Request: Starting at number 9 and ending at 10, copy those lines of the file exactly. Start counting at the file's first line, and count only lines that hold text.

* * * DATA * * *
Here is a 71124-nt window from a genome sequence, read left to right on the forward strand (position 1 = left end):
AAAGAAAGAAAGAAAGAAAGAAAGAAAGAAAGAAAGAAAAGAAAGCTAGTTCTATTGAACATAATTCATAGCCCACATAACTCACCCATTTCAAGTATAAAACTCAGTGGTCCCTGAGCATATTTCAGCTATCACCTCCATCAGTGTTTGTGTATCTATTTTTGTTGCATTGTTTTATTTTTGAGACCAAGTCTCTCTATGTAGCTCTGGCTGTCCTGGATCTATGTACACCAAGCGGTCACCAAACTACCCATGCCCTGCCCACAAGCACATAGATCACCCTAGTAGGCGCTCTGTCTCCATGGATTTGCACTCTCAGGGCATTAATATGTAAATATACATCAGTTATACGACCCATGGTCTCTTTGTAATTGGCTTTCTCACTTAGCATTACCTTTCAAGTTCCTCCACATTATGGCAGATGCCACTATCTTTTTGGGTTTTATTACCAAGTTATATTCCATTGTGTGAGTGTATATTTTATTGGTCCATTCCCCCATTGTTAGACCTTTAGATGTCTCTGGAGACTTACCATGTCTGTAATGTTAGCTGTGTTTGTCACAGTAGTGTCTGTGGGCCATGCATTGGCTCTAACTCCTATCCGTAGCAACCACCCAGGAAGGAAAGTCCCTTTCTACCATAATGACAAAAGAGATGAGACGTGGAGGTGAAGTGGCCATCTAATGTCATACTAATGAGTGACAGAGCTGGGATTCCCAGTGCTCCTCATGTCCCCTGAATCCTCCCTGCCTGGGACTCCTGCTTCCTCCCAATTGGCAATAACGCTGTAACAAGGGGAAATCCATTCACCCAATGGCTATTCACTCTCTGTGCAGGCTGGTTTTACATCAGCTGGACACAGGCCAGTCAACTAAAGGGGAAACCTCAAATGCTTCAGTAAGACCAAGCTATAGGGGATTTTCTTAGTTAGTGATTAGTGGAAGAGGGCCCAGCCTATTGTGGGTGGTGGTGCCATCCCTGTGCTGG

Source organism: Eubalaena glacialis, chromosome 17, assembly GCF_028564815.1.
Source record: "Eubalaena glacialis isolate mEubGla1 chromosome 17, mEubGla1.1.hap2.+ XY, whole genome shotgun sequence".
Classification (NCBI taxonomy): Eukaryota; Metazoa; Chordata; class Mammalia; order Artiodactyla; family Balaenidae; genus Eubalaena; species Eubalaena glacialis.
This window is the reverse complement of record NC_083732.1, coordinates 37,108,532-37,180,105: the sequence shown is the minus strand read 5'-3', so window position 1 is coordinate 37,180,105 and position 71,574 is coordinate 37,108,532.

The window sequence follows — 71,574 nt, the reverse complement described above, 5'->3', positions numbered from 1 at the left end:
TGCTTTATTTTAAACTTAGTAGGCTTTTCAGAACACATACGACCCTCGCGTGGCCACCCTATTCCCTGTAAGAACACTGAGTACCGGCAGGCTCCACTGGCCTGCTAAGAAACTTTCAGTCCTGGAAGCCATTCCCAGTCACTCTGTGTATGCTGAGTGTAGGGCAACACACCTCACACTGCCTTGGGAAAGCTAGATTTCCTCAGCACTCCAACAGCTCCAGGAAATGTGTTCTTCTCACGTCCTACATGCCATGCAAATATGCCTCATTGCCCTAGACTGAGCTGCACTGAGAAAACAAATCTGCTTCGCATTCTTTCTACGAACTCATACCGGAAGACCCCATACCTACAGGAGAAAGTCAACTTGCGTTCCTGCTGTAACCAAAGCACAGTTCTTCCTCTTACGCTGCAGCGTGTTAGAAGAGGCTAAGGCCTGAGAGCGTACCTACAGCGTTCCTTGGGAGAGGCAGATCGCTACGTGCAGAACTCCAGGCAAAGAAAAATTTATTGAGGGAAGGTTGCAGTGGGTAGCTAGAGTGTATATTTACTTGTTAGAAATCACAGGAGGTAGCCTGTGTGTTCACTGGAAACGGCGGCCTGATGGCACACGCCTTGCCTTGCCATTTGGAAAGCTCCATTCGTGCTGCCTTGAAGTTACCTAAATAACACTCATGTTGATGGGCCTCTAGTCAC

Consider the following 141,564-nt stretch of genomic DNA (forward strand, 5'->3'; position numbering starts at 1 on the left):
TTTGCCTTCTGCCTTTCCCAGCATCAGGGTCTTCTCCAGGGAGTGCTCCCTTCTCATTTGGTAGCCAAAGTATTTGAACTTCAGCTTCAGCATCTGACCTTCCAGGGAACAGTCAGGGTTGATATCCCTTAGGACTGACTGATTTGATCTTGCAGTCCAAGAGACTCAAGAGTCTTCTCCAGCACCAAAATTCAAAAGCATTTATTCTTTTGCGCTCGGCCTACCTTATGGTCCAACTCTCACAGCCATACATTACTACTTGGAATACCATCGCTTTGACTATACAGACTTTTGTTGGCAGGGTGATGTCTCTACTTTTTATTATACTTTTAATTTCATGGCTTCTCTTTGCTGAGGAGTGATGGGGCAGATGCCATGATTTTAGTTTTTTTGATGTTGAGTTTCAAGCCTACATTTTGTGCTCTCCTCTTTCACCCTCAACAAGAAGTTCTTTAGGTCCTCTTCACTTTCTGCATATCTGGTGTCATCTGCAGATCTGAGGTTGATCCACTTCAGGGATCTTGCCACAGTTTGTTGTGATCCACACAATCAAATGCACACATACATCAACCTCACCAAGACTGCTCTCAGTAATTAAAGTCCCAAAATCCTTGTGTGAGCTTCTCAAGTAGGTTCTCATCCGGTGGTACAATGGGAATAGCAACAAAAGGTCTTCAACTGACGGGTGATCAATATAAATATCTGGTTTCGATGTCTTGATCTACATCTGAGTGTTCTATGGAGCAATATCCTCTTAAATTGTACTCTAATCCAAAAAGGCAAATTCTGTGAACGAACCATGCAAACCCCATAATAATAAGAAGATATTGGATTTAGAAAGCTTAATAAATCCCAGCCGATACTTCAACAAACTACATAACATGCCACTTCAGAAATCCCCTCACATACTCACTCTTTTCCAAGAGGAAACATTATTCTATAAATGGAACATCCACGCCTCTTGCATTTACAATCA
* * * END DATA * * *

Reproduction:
Consider the following 141,564-nt stretch of genomic DNA (forward strand, 5'->3'; position numbering starts at 1 on the left):
TTTGCCTTCTGCCTTTCCCAGCATCAGGGTCTTCTCCAGGGAGTGCTCCCTTCTCATTTGGTAGCCAAAGTATTTGAACTTCAGCTTCAGCATCTGACCTTCCAGGGAACAGTCAGGGTTGATATCCCTTAGGACTGACTGATTTGATCTTGCAGTCCAAGAGACTCAAGAGTCTTCTCCAGCACCAAAATTCAAAAGCATTTATTCTTTTGCGCTCGGCCTACCTTATGGTCCAACTCTCACAGCCATACATTACTACTTGGAATACCATCGCTTTGACTATACAGACTTTTGTTGGCAGGGTGATGTCTCTACTTTTTATTATACTTTTAATTTCATGGCTTCTCTTTGCTGAGGAGTGATGGGGCAGATGCCATGATTTTAGTTTTTTTGATGTTGAGTTTCAAGCCTACATTTTGTGCTCTCCTCTTTCACCCTCAACAAGAAGTTCTTTAGGTCCTCTTCACTTTCTGCATATCTGGTGTCATCTGCAGATCTGAGGTTGATCCACTTCAGGGATCTTGCCACAGTTTGTTGTGATCCACACAATCAAATGCACACATACATCAACCTCACCAAGACTGCTCTCAGTAATTAAAGTCCCAAAATCCTTGTGTGAGCTTCTCAAGTAGGTTCTCATCCGGTGGTACAATGGGAATAGCAACAAAAGGTCTTCAACTGACGGGTGATCAATATAAATATCTGGTTTCGATGTCTTGATCTACATCTGAGTGTTCTATGGAGCAATATCCTCTTAAATTGTACTCTAATCCAAAAAGGCAAATTCTGTGAACGAACCATGCAAACCCCATAATAATAAGAAGATATTGGATTTAGAAAGCTTAATAAATCCCAGCCGATACTTCAACAAACTACATAACATGCCACTTCAGAAATCCCCTCACATACTCACTCTTTTCCAAGAGGAAACATTATTCTATAAATGGAACATCCACGCCTCTTGCATTTACAATCA